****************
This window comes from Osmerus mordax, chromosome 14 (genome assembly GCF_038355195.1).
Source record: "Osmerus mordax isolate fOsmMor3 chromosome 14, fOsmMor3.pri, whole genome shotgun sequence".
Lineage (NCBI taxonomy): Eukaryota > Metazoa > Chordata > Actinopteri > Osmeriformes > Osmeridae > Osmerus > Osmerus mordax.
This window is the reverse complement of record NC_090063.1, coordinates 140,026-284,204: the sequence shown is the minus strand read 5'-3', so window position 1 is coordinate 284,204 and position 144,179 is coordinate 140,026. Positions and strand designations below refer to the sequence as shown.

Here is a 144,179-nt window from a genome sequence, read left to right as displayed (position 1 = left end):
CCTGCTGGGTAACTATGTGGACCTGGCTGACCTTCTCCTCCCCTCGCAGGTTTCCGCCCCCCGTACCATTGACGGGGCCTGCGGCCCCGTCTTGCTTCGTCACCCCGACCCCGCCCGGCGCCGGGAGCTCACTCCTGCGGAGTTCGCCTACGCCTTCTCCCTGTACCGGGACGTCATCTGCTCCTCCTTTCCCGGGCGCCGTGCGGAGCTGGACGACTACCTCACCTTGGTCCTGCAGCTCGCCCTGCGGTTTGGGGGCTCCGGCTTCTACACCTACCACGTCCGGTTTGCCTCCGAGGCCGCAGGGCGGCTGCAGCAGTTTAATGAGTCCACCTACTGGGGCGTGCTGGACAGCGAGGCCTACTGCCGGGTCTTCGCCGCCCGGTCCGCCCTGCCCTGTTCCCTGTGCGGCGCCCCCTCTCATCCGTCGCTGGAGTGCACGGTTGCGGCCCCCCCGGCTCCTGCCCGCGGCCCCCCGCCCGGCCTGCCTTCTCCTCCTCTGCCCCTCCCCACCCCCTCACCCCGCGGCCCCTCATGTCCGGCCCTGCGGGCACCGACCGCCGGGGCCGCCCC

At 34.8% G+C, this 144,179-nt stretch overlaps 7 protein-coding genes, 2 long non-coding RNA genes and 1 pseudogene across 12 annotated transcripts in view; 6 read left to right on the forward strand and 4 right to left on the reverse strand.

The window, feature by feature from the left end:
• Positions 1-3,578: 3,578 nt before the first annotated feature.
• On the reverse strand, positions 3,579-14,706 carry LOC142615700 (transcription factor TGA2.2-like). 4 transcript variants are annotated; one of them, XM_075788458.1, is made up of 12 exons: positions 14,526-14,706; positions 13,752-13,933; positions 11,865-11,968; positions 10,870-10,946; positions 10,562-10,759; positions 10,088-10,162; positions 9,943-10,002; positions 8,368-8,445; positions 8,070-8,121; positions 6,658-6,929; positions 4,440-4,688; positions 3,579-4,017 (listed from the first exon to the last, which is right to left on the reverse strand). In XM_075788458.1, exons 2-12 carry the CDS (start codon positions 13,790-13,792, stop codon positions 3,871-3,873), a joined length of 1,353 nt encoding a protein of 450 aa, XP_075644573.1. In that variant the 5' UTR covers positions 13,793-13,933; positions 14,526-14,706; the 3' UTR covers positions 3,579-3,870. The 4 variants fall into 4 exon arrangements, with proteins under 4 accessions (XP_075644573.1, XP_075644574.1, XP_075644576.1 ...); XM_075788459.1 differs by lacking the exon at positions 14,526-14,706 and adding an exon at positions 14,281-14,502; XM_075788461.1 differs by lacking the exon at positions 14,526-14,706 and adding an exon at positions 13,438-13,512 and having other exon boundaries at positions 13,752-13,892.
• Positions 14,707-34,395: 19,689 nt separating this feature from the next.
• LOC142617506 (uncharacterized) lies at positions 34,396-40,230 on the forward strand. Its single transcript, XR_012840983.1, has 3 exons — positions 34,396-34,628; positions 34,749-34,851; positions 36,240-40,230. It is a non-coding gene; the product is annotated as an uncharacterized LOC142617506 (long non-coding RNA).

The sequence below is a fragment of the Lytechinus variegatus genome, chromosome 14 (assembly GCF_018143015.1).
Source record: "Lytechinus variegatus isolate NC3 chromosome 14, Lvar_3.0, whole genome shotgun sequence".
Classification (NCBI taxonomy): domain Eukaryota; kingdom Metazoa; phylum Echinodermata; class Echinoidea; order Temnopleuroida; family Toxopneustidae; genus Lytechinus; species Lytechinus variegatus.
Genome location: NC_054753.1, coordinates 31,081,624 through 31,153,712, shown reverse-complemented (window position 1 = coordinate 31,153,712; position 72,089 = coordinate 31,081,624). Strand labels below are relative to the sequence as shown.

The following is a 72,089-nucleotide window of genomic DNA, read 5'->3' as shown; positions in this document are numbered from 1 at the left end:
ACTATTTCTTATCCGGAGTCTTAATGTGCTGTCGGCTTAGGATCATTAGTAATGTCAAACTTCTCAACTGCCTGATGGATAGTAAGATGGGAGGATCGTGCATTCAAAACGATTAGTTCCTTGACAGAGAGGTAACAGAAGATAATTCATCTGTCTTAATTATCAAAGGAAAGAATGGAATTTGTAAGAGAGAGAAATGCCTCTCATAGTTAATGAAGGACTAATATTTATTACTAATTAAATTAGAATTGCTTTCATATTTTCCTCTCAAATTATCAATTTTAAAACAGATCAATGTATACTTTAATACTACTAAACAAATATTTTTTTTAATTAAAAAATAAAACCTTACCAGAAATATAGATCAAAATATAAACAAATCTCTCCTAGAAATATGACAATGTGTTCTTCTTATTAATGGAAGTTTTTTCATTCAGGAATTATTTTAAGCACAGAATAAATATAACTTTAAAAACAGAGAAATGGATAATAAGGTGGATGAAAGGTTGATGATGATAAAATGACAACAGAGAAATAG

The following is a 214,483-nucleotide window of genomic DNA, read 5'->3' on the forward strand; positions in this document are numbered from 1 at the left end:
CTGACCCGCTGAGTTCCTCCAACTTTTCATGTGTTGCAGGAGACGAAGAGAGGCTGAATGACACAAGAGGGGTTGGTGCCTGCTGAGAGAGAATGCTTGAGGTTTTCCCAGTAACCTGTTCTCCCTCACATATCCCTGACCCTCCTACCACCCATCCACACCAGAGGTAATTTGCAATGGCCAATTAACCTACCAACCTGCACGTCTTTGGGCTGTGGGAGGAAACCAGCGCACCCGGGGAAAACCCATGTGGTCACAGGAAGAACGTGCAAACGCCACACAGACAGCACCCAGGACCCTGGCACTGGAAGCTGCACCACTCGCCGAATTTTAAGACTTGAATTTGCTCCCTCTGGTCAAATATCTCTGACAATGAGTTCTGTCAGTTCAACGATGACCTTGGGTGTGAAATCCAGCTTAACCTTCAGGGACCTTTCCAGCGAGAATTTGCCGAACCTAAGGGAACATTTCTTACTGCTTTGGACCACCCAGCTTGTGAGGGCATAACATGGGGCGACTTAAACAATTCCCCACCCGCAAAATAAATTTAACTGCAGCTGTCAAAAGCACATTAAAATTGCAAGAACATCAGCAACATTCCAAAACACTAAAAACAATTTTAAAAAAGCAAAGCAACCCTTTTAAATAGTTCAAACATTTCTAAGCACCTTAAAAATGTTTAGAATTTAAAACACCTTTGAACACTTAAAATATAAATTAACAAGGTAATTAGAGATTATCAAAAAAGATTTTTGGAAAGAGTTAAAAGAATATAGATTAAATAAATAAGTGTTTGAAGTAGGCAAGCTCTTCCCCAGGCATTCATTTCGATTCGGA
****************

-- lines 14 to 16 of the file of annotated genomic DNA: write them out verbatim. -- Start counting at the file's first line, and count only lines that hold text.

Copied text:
Source record: "Lytechinus variegatus isolate NC3 chromosome 14, Lvar_3.0, whole genome shotgun sequence".
Classification (NCBI taxonomy): domain Eukaryota; kingdom Metazoa; phylum Echinodermata; class Echinoidea; order Temnopleuroida; family Toxopneustidae; genus Lytechinus; species Lytechinus variegatus.
Genome location: NC_054753.1, coordinates 31,081,624 through 31,153,712, shown reverse-complemented (window position 1 = coordinate 31,153,712; position 72,089 = coordinate 31,081,624). Strand labels below are relative to the sequence as shown.